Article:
Though the settlement started with such brilliant prospects, the idea of building a large town was soon give up. Not one-fourth of the projected colony of 300 families ever came, and those who did were rather poor, and through the lack of money and settlement the college was not built, though an academy afterward took its place.

The settlers from the first were an intelligent and enterprising class of people, who regarded the moral and mental culture of the young as one of the first things to be looked to, after opening their farms, therefore churches and schools were established.

There was at first considerable controversy over claims, which resulted in occasional riots, but aside from this the neighborhood has generally been very peaceable.

Geneva continued to exist as a small town, and by the year 1869 it contained two stores, one blacksmith shop, a wagon shop, a hotel, a Congregational Church built of stone, and an academy. This building was a frame structure two stories high, and the school had been established in 1866, and was then as now, under charge of the Neosho Presbytery. The population was then about one hundred. From the above date until 1872 some improvements were made, and several business enterprises were undertaken that afterward fell through. It was expected that a railroad would be built through that part of the county, and when the town failed to secure it, it began to go down, and now it can only be said to be a thriving country village, surrounded by a prosperous settlement.

People of Geneva.

EPHRAIM FISK, farmer, Section 23, P. O. Geneva, was born at Strafford, Orange Co., Vt., September 10, 1811, and spent his youth on a farm. In 1842, he moved to Wyoming County, N. Y., where he was employed in agricultural pursuits, and also worked in woolen mills in that and Seneca County. In March, 1857, he came to Kansas and located on this farm. He conducted the farm until lately, when he turned it over to his step-son, Alroy B. Curtis. Mr. Fisk took up 160 acres of raw land on his arrival here, and made a highly improved farm of it. He has been a deacon of the Congregational Church in this locality since 1858.

ALONZO W. HOWLAND, dealer in live stock, Section 29, P. O. Geneva, was born in Saratoga County, N. Y., in 1834, and reared on a farm in Calhoun County, Mich. He has earned his own livelihood since thirteen years of age. Mr. H. was employed for some time in grocery business, and also learned the trade of stone mason in Calhoun County. He came to Kansas in April, 1859; located in Allen County, pre-empting 160 acres in this township, on which he resided some five years. In 1864, he moved on to his present farm, Section 29, Township 23, Range 18. Mr. H. had very small means on his arrival in this State. He worked some at his trade, and farmed, and by industry and energy, has made himself one of the representative men of Allen County. He owns about 440 acres of land, and is an extensive raiser and dealer in live stock. On his place is a fine stone residence, which he built some fourteen years ago, and an orchard of about 500 fruit trees. Mr. H. was elected a member of the Board of Commissioners of Allen County, in 1872, and re- elected in 1874. He was married in Calhoun County, Mich., when twenty years of age, to Miss Eveline Gardner, who died here in May, 1873, leaving three children. He was married again, in Allen County, Kan., in December, 1874, to Miss Emma Harlow.

REV. SALATHIEL M. IRWIN, Section 25, P. O. Geneva, was born at South Salem, Ross Co., Ohio, November 23, 1836, and received his preparatory education at the Presbyterian Academy of that place, after which he attended Hanover College, Ind., graduating in 1861, and then taught Hanover High School for two years. Mr. Irwin attended Princeton Theological Seminary for three years, graduating there in April, 1866. He was licensed to preach in 1865, and ordained a minister in the following year, at Little Osage, Mo., where he had charge of the Presbyterian Church for one year. In September, 1867, he came to Allen County, Kan., and has since resided at Geneva. He has charge of the Presbyterian Church here, also the Liberty Presbyterian Church, and the church at Carlyle. During his first six years' residence at this place, he was principal of the Presbyterian Academy. Mr. Irwin has a nice farm here of about 135 acres, and has also eighty acres in Woodson County.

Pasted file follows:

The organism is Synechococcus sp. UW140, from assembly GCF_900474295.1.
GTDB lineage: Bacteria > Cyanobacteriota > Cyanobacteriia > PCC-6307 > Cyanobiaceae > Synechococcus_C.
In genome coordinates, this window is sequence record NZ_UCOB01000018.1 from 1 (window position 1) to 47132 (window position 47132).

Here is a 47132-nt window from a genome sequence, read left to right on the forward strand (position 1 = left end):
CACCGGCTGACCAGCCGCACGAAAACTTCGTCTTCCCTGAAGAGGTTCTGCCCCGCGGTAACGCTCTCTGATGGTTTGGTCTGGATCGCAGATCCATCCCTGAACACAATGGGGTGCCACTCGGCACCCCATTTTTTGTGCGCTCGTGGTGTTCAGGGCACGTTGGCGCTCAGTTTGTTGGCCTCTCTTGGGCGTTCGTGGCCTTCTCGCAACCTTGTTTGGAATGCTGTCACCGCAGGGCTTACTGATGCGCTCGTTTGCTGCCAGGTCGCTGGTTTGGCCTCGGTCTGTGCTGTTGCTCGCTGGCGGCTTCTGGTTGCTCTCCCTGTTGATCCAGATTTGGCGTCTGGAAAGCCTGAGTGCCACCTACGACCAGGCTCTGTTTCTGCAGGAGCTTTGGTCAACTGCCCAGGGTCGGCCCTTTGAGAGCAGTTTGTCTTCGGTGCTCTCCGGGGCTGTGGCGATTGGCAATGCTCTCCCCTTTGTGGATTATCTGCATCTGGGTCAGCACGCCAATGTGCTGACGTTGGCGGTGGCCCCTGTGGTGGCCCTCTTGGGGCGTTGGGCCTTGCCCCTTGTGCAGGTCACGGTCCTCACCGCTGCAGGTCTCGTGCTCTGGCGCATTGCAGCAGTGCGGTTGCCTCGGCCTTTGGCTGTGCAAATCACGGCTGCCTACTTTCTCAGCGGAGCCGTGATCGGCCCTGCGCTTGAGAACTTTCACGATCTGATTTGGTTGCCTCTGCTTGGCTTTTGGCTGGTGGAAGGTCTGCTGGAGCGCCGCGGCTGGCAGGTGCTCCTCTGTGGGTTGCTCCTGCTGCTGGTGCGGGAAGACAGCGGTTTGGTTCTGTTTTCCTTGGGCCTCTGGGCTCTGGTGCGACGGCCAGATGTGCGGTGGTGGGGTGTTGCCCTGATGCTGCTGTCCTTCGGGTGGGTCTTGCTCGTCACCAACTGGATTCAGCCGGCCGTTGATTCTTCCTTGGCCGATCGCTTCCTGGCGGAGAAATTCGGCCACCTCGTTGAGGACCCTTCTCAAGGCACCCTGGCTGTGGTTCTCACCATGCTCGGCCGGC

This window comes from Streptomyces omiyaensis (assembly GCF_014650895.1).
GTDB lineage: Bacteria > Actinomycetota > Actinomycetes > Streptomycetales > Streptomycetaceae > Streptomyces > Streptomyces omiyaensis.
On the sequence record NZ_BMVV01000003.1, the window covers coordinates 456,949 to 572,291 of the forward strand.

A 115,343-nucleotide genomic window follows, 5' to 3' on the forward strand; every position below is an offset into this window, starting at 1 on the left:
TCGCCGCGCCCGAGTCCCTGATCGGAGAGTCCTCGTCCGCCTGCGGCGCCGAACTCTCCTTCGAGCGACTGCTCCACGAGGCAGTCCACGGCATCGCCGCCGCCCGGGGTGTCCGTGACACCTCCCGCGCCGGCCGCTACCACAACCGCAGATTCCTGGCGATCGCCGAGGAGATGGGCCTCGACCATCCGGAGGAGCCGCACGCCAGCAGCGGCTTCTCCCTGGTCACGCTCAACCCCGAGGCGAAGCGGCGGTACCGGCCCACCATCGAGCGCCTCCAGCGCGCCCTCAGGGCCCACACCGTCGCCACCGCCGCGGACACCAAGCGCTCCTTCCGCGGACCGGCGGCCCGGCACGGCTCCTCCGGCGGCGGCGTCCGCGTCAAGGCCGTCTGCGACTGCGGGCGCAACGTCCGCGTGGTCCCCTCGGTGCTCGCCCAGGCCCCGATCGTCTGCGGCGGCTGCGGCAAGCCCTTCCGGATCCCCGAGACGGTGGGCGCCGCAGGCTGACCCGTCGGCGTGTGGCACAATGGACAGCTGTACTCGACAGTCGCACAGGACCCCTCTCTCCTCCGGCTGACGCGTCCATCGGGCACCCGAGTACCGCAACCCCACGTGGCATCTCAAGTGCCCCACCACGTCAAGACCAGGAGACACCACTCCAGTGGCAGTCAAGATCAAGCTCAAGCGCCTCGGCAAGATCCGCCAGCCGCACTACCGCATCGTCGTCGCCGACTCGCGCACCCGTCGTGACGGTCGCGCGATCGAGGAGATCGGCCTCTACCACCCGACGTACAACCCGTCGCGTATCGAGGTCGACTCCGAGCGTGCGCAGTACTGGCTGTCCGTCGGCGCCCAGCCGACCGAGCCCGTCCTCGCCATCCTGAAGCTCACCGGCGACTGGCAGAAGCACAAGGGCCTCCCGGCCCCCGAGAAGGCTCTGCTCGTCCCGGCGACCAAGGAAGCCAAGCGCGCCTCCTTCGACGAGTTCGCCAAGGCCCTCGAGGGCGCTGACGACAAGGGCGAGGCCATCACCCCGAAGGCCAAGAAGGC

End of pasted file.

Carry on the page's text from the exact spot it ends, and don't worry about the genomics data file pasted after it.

CHAS. L. KNOWLTON, merchant, Geneva, was born in Clark County, Ind., June 23, 1849. His father was a doctor and also carried on a farm, and the subject of our sketch assisted him in the latter business. The doctor resided for four years in Cumberland County, Ill., and in April, 1867, moved to Allen County, Kan., locating at Geneva. His son, Chas. L. accompanied him, and was engaged in agricultural pursuits in this township until January 15, 1882, when he embarked in general merchandise business. He carries a nice stock of about $3,000, and is building up a good trade. He also has a small farm of fifty-three acres. Mr. Knowlton is a member of the order of A., F. & A. M., and is one of the trustees of Tuscan Lodge, No. 82, at Neosho Falls.

JONATHAN M. MATTOON, Postmaster, Geneva, was born in Jefferson County, N. Y., December 17, 1813, and worked on his father's farm until twenty-one years of age. He then learned the trade of machinist and worked at it in New York and Detroit, Mich. He came to Allen County, Kan., in the spring of 1857, located at Geneva, and was employed as a carpenter. He was Deputy Postmaster under Dr. Stone, from 1858 until 1861, when he was commissioned Postmaster, an office which he has filled ever since. He also carries a small stock of goods and has a small farm. Mr. M. has been Justice of the Peace since 1859, and is also Notary Public. He served a two years term on the Board of Commissioners for Allen County, during the war. The subject of this sketch was married in St. Lawrence County, N. Y., in 1837, to Lucy Hancock, she died in 1859, leaving six children and two of these, sons died in the late war. Mr. Mattoon was married again in Allen County, Kan., in January, 1861, to Nancy Dickey. They have two daughters.